Barneys' target

An odd pairing between Barneys and Target is generating a lot of buzz, some that looks pre-meditated, some based on praise, and some on, what was probably a less-meditated, confusion.

An odd pairing between Barneys and Target is generating a lot of buzz, some that looks pre-meditated, some based on praise, and some on, what was probably a less-meditated, confusion.

This weekend, Barneys will introduce eco-friendly Rogan designs exclusive for Target's Go International line. Some critics praise the novelty and shock value that can stem from a partnership between two retailers, and the added value from a partnership between two retailers that sell at vastly different price-points. Wendy Liebman, founder and president of WSL Strategic Retail, told WWD – in its six-page story evaluating the pros and cons of the retailers' strategy - that for Target, its' about marketing and branding with regards to the prestige of the New York market, and for Barneys, “It will create a little bit of anarchy and a little bit of buzz.”

Fashionista provides a glimpse into the product causing all the commotion.

Both retailers work with high-end designers - albeit at different price-points - and both are a little funky, so there must be at least a tiny cross-over between the retailers' core demographics: the budget shopper and the high-end shopper. However, the emphasis is on “tiny,” and critics wonder how a retailer can generate sales from a completely new customer.

In WWD, Michael Lichtenstein, owner and founder of Group L Consulting compared the partnership to a more typical high-end-designer partnership with a low-cost retailer. He calls the latter exciting. “It's news and everyone understands what that means.” But of the Target-Barneys deal he says, “This doesn't tell anybody what's happening and why it's happening. It's merely doing something to be different than thinking about what the Barneys' customer wants. I don't think a Barneys' customer wants a Target product.”

Another critic further ponders how a retailer can sell both $29 jeans and $250 jeans by the same designer [Rogan] under the same roof [Barneys] without confusing and/or alienating the Barneys' customer. The collaboration might cause the customer to evaluate their shopping habits - wonder why they should spend so much more money on fabric alone – and change those habits.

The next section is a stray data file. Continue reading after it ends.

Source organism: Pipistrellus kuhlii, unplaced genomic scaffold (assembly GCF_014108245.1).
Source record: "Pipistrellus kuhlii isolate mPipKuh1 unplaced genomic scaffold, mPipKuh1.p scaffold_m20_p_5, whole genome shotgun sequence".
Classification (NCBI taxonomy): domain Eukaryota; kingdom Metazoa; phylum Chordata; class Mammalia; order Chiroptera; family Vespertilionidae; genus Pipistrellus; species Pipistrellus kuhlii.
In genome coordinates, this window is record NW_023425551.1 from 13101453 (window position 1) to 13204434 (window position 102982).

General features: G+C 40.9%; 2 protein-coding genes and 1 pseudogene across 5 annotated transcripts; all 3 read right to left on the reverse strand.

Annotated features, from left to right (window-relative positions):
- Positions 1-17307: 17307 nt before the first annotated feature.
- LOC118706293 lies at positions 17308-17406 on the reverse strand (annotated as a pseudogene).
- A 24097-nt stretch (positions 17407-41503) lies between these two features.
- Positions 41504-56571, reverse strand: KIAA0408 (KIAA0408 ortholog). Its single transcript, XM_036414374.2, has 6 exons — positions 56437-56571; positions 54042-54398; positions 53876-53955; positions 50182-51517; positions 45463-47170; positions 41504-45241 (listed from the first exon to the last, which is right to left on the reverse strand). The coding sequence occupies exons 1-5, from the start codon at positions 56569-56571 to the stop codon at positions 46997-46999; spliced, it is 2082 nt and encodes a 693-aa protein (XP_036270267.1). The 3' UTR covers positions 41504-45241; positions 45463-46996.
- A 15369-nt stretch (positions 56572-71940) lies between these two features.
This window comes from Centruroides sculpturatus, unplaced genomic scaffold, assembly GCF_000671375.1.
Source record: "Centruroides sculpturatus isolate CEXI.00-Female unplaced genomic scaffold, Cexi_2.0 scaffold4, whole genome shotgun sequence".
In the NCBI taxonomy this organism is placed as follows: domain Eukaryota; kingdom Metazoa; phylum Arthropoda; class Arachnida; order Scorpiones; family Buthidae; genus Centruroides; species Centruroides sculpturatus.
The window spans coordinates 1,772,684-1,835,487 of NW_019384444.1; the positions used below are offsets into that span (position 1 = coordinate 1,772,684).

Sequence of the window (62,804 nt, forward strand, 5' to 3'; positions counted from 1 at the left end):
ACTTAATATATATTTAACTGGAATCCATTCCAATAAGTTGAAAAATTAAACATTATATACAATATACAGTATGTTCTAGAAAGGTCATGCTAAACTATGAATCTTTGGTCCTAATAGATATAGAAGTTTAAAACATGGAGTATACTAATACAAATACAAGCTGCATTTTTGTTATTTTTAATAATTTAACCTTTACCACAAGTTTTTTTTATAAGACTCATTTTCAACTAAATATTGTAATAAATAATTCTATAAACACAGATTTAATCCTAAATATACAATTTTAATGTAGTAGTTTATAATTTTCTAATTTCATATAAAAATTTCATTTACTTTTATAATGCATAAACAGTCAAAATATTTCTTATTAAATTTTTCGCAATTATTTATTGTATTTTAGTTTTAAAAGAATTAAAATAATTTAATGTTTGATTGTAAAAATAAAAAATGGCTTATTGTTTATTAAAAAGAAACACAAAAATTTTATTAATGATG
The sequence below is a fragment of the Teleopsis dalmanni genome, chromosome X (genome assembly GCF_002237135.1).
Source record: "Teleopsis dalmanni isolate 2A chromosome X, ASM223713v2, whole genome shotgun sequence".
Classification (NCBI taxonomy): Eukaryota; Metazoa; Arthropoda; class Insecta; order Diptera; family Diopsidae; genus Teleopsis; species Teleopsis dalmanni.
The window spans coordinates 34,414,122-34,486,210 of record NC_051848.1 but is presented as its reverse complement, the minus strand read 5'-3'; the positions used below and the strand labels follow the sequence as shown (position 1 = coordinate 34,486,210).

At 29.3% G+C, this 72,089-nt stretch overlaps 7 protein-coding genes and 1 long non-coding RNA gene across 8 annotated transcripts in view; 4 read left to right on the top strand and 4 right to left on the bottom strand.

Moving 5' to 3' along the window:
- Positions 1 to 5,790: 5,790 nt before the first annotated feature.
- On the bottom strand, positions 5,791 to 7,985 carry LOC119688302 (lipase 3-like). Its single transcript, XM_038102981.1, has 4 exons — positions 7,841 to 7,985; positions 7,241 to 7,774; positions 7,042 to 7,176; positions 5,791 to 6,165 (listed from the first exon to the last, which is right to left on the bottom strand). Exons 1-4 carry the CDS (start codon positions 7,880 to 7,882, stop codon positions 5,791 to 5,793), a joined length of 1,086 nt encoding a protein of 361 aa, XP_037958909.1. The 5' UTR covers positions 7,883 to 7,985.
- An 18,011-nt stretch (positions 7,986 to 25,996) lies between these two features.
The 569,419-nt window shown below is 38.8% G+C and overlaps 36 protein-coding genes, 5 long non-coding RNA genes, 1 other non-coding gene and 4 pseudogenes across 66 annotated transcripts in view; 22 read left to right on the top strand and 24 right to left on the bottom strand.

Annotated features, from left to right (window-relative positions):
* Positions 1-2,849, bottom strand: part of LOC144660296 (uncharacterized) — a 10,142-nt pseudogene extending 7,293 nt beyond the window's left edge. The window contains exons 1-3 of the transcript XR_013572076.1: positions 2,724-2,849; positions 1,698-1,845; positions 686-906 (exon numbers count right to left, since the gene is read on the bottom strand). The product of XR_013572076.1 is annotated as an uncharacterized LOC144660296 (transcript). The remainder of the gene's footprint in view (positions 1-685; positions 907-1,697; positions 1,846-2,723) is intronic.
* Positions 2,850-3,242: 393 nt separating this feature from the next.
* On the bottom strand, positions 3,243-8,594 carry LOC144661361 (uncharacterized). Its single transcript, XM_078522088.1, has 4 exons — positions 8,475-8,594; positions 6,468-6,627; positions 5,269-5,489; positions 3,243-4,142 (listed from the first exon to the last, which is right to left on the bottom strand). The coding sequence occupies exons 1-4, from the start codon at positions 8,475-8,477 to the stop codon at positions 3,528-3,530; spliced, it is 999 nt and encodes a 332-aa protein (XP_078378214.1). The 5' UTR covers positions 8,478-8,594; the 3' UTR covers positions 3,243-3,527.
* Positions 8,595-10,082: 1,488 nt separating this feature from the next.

Leslie Bishop, an SAE at Exposure, a creative communications agency, speculated about the retailers' goal to reach new/different segments and describes it as both challenging and exciting.

“Any time you branch out like that, there are going to be certain people not understanding,” she said.

She compared the situation to a strategy for one of her clients, Doc Martens, a brand that appeals to seemingly contrasting segments and sells at retailers that tout different audiences. Her team needs to reach both readers of high-end magazines like Vogue and consumers who don't necessarily read those pubs.

With regards to the current state of the economy and trouble at Barneys' Co-op stores, she says, “[The partnership] makes great sense.”

FabSugar agrees - ”This sudden relationship is attributed to the fact that both Target and Barneys are feeling the consequences of the recent economic downturn. I hope things get better soon but in the meantime, I'm a fan of this friendship!” The enthusiasm is echoed in the blog's comments.

Barneys' internal PR team did not return a call requesting a comment, and Laforce & Stevens, the PR agency working with Target on the initiative, declined to comment.

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Designers get a break
FaCshion, a London trade show, offers visibility for emerging designers with a tight budget.

He is his own brand
Jean Paul Gaultier steps out of his designer role to pick up a mic as a commentator at the 2008 Eurovision concert, rather than sticking to contestant wardrobes.

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